TUS-CPS Linkages

TUS data files can be used to assess trends in tobacco control efforts, including both formal workplace and informal home restrictions on smoking; attitudes towards smokefree policies; and the advice of a doctor, dentist, or other health professional to stop smoking.

Because of the large sample size for most survey items, analyses can be done at either the national or state level, and in some cases for areas smaller than the state level. The large sample size also affords the opportunity to study tobacco control heath disparities.

Linkages to Current Population Surveys (CPS) and Supplements

One of the unique aspects of the TUS is its ability to link to other datasets and CPS supplements to enrich analysis and answer other important research questions. Because of the CPS’ panel design, a subset of persons who were in a sample for any given month of TUS-CPS fielding (e.g., July 2014, January 2015, or May 2015) can be linked with other CPS Basic and Supplement data from surveys conducted within about + /-15 months of a TUS-CPS. Datasets that can be linked to the TUS include:

National Longitudinal Mortality Study

The National Longitudinal Mortality Study (NLMS) consists of a database developed for the purpose of studying the effects of demographic and socio-economic characteristics on differentials in U.S. mortality rates. The NLMS is a unique research database in that it is based on a random sample of the non-institutionalized population of the United States. It consists of U.S. Census Bureau data from Current Population Surveys, Annual Social and Economic Supplements and a subset of the 1980 Census combined with death certificate information to identify mortality status and cause of death. The study currently consists of approximately 3.8 million records with over 550,000 identified mortality cases, through 2011. For information on variables and subject matter content, view the NLMS Reference Manual.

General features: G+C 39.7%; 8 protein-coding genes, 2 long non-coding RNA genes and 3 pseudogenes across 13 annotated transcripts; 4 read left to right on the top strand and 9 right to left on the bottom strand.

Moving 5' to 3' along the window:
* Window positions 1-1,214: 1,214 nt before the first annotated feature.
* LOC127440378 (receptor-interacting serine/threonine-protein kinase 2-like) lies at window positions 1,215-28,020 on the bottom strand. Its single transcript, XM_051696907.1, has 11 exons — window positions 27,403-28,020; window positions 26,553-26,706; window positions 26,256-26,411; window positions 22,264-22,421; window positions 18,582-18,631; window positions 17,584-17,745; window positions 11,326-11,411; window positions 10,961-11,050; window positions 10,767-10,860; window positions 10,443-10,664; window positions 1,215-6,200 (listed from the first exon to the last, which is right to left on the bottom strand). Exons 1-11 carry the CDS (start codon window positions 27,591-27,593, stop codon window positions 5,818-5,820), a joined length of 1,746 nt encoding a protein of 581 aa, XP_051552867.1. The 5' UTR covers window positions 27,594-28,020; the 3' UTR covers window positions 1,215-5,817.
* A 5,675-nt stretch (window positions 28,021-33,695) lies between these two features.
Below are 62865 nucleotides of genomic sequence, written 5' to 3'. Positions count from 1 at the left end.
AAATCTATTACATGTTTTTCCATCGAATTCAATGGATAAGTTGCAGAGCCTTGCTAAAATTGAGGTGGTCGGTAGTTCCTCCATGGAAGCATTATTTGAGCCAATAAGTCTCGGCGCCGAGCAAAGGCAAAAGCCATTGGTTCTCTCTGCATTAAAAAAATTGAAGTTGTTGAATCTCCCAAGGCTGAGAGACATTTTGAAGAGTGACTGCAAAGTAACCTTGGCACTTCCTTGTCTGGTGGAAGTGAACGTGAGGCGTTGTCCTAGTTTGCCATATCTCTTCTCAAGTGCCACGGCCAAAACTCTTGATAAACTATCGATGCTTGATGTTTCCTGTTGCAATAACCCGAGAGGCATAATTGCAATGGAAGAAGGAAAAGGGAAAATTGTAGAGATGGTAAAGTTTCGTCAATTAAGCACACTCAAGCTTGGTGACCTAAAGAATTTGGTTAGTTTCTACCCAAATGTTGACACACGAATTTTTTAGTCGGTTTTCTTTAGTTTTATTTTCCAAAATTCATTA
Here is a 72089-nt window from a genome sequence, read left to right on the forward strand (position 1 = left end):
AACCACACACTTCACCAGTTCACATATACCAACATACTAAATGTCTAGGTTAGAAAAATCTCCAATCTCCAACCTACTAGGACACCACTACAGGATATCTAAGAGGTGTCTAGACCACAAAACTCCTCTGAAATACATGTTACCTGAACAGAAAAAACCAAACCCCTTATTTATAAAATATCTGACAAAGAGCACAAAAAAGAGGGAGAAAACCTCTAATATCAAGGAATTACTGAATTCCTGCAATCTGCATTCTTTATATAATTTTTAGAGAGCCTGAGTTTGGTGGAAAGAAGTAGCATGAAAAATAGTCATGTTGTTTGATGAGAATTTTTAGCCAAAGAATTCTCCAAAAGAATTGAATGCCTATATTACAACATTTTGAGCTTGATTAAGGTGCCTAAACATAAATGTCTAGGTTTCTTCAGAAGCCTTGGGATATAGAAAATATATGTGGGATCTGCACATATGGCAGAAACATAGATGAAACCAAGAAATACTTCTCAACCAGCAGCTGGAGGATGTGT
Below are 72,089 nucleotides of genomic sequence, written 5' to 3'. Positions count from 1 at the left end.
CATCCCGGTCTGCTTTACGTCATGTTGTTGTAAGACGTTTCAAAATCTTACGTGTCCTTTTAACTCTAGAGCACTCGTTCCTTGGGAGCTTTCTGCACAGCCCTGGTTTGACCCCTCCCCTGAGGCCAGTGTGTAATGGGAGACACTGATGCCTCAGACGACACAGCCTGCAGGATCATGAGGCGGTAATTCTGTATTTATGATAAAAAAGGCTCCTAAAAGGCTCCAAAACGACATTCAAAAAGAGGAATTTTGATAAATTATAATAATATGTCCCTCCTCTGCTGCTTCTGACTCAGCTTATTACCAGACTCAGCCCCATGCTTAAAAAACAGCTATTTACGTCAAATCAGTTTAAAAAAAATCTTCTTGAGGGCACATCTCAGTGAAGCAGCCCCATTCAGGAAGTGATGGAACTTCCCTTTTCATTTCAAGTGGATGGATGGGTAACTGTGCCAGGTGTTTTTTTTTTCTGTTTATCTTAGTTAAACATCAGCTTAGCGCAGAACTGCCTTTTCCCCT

Tobacco Longitudinal Mortality Study

The Tobacco Longitudinal Mortality Study (TLMS) is a national longitudinal mortality study focused on tobacco use behaviors. The purpose of the TLMS is to examine the health effects of tobacco use habits and sociodemographic characteristics by differentials in U.S. mortality rates. The TLMS consists of U.S. Census Bureau data from the Tobacco Use Supplement of the Current Population Survey (TUS-CPS) combined with death certificate information identifying mortality status and cause of death. The Tobacco Use Supplement collects information on use of various tobacco products, including emerging tobacco products, and cessation measures. TLMS currently consists of more than 1.6 million records with over 240,000 matched mortality cases, covering the period from September 1985 through July 2018 (26 cohorts total). Mortality information is obtained from death certificates available for deceased persons using the National Death Index (NDI), a database of collected death certificate information for all deceased persons in the United States covering the period from January 1979 through December 2019.

Important TLMS variables available for analyses are standard sociodemographic variables, employment, income, geographic information, and household composition, combined with an extensive list of tobacco use variables and death certificate information, including cause of death. TLMS is sponsored by the U.S. Census Bureau, the U.S. Food and Drug Administration, the National Cancer Institute, the National Heart, Lung, and Blood Institute, the National Institute on Aging, and the National Center for Health Statistics.

Health Disparities Calculator

HD*Calc is statistical software designed to generate multiple summary measures to evaluate and monitor health disparities. HD*Calc was created as an extension of SEER*Stat that allows the user to import SEER data or other population-based health data, such as National Health Survey sample data from the National Health Interview Survey (NHIS) or the Behavioral Risk Factor Surveillance System (BRFSS), and calculate any of eleven disparity measures.

Last Updated
March 28, 2024